Monday, June 9, 2008

Freaky Friday

One of my sisters has an incredible memory. She recalls scenes from our childhood with great detail, and when she says, "Do you remember when...?," more often than not, I don't. I can't tell you the names of most of my elementary teachers or specifics about kids I played with or what I liked to eat for lunch. There are, however, a few strong childhood memories that remain lodged in my seemingly sieve-like brain. One includes a green and white van, a drive-in movie theater, and Freaky Friday, the 1976 original film with Jodie Foster, not the updated Jamie Lee Curtis-Linsay Lohan affair.

In 1976, I was seven years old and my parents drove a green and white striped van, not a minivan, but an industrial-sized van with three bench seats in the back that could accommodate our family of nine. One night after dinner, my folks treated us to a grand surprise-- an evening at the drive-in movies to watch the Disney film. We brought pillows and blankets, spread them out on the roof on the van, and sprawled on top. My dad must have jerry-rigged the speaker so we could hear the sound atop the roof. There we watched Ms. Foster, in all her shaggy-hair glory, magically 'become' her mother for a day and vice versa. Confusion and gags ensue, but ultimately, daughter and mother come to an understanding of the other's position, that life is not easy or smooth for the other, and that everyone has her own share of stresses.

I feel like I am about to enter my own version of Freaky Friday, as P and I will remain true to our pre-kid promises to each other, sharing childcare as much as possible. In a quick reversal, come July 1st, I will be working out of the home while he takes on the role as full-time-at-home caregiver for the boys for the summer months. The news is just settling with me as I signed the contract only today and am wrapping my head around this whole new position, still in a school setting, but not in a teaching capacity. I swing wildly from being incredibly excited and overwhelmingly terrified, questioning if those folks at that school know what they are doing offering me the job. Being out of the (paying) workforce for some years has not-so-quietly eroded my professional confidence, and I suspect it will take Sara a bit to get her groove back (OK, I swear that's the only time I will refer to myself in the third person---so obnoxious, but I was playing on Terry McMillan, which maybe I should well avoid, given the cost of getting her groove back, an ugly, tell-all-the-secrets, bitter divorce battle).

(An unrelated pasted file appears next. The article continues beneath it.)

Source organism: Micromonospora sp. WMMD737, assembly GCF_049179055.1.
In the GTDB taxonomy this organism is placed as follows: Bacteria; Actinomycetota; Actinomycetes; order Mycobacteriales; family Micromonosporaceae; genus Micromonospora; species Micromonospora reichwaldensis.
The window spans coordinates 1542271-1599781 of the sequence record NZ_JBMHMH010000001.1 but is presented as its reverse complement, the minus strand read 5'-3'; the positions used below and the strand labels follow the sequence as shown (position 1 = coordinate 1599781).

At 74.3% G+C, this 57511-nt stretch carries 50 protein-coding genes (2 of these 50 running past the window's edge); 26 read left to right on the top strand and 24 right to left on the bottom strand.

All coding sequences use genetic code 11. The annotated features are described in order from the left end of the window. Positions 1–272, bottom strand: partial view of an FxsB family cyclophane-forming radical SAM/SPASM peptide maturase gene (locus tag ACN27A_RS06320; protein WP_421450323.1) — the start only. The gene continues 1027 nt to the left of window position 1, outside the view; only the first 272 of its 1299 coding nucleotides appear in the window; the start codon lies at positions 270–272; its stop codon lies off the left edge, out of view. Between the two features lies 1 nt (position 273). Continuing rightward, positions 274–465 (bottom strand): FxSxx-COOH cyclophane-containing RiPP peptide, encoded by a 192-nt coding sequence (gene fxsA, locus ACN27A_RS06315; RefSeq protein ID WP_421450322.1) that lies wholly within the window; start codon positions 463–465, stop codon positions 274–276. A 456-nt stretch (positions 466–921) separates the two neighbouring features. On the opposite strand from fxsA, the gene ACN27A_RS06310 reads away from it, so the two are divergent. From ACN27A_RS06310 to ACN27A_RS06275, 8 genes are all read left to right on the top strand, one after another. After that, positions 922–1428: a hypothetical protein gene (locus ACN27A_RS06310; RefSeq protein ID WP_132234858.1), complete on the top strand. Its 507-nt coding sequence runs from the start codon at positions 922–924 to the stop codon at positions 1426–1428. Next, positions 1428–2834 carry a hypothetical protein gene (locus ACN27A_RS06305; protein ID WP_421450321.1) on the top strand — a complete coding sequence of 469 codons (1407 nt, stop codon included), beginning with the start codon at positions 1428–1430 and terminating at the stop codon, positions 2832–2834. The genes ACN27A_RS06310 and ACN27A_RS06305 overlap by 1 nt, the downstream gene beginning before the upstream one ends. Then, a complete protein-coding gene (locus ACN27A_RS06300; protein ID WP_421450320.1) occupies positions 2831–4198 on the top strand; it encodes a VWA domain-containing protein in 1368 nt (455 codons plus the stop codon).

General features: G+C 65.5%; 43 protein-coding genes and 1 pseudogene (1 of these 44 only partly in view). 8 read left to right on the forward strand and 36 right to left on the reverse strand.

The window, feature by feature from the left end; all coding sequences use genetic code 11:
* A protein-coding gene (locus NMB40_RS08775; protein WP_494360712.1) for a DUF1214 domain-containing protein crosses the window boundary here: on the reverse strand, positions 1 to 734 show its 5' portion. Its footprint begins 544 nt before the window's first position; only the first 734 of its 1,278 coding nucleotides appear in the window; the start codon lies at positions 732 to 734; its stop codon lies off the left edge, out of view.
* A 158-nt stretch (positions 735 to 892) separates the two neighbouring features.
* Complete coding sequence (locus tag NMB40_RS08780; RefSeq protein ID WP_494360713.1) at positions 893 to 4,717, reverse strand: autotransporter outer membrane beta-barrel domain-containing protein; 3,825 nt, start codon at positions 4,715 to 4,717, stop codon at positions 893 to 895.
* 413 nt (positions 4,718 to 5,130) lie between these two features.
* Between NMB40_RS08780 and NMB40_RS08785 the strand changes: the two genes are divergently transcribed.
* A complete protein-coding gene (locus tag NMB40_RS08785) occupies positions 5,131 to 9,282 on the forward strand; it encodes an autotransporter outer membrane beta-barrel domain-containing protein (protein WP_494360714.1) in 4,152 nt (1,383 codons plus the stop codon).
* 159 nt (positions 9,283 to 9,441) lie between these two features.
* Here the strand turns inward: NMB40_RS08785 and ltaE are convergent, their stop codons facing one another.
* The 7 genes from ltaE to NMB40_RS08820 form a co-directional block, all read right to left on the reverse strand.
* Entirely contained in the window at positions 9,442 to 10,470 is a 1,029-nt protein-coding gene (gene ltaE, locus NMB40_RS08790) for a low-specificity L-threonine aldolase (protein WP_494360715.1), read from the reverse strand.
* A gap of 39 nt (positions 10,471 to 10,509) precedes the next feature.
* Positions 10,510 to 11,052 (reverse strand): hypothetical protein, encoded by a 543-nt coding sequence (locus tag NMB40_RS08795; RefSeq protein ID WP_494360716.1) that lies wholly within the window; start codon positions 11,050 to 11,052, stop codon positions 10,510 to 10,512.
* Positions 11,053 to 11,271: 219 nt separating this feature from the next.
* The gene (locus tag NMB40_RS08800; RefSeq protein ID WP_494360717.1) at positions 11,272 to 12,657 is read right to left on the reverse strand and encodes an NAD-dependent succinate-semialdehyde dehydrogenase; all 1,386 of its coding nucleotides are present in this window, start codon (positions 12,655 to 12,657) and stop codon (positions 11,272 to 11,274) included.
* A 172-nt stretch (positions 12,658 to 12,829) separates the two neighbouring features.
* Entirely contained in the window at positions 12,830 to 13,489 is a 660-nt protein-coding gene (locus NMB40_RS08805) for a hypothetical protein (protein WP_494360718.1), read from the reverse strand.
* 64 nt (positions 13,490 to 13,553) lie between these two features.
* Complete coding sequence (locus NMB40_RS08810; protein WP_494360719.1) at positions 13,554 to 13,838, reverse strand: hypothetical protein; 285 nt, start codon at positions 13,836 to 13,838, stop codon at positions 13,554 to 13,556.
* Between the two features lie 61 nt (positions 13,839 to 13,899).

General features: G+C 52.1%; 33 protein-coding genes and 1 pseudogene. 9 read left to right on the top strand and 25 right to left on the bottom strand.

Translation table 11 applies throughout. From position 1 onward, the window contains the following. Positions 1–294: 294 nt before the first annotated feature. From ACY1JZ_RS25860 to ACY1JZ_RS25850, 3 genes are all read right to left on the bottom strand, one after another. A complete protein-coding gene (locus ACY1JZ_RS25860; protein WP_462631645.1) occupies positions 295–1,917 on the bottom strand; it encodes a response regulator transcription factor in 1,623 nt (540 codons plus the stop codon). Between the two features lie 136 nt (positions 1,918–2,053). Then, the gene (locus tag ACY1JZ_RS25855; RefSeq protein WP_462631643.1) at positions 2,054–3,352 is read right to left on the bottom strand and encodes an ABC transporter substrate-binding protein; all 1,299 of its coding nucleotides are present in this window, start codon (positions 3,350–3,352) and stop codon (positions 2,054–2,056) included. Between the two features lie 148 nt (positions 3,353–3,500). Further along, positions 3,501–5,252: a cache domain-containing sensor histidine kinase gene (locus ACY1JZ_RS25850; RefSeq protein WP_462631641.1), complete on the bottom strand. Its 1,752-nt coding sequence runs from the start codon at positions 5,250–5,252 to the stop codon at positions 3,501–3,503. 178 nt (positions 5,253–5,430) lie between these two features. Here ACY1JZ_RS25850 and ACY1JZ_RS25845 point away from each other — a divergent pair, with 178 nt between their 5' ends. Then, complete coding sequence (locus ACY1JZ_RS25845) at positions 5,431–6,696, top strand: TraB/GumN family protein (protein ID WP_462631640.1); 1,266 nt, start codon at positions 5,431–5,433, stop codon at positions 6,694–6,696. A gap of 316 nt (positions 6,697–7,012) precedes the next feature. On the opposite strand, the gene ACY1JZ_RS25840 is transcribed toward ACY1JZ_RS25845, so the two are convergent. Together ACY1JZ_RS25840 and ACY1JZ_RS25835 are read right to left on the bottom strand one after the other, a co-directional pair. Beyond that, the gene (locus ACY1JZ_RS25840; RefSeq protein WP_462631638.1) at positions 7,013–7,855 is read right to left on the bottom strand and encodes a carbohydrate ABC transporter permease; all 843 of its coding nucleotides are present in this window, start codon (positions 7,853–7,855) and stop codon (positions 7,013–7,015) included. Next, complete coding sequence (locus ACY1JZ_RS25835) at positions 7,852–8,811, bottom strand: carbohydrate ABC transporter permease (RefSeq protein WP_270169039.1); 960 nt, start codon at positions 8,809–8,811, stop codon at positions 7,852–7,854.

ANYWAY, one of the most exciting parts of this job is that S and C will be joining me at this school in September, the school where we really wanted them to attend, but couldn't figure out the finances. Thanks to two of the sweetest words ever uttered--tuition remission-- the boys will get to go to this wonderful, progressive independent school. And thanks to the multi-age classrooms, our entire placement debate (K or 1st?; 1st or K?) becomes a moot point. YAY. P and I will still be spending a pretty penny for tuition for both the twins and F, who begins at the rocking preschool S and C currently attend, but we would rather put our money towards their education than a great trip to Jamaica or a second car. We are so lucky we can make the choice in the first place--or second, I guess, since we were unable to until I was offered this job.

So as I found myself, once again, gritting my back teeth with F's continued refusal to nap and sit on the potty, I stopped to realize that in a few short weeks, this will be more of P's job than mine. I'm no Jodie Foster, but I welcome the opportunity to step into another role for this next phase.

Wednesday, June 4, 2008

The Return

P and I have been together for 12 years, married for ten. I won't say it was love at first sight, but we were smitten within a week of our first intense meeting, arranged courteously by the Peace Corps Dating Service. Early on, we learned that we were both completely monogamous by nature and while we were capable of doing things by ourselves, we both totally preferred time spent with other people, preferably each other.